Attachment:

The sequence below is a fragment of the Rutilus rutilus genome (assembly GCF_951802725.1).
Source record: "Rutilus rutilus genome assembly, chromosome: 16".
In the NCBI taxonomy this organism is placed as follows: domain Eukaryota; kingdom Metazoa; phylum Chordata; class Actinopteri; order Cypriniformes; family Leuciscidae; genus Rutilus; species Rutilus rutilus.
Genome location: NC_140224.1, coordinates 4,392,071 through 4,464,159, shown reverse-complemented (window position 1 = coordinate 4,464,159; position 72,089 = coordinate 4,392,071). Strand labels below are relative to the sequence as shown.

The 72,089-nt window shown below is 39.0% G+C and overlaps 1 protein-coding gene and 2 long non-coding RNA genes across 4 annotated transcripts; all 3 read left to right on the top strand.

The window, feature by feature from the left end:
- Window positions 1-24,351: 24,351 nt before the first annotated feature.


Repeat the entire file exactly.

The sequence below is a fragment of the Rutilus rutilus genome (assembly GCF_951802725.1).
Source record: "Rutilus rutilus genome assembly, chromosome: 16".
In the NCBI taxonomy this organism is placed as follows: domain Eukaryota; kingdom Metazoa; phylum Chordata; class Actinopteri; order Cypriniformes; family Leuciscidae; genus Rutilus; species Rutilus rutilus.
Genome location: NC_140224.1, coordinates 4,392,071 through 4,464,159, shown reverse-complemented (window position 1 = coordinate 4,464,159; position 72,089 = coordinate 4,392,071). Strand labels below are relative to the sequence as shown.

The 72,089-nt window shown below is 39.0% G+C and overlaps 1 protein-coding gene and 2 long non-coding RNA genes across 4 annotated transcripts; all 3 read left to right on the top strand.

The window, feature by feature from the left end:
- Window positions 1-24,351: 24,351 nt before the first annotated feature.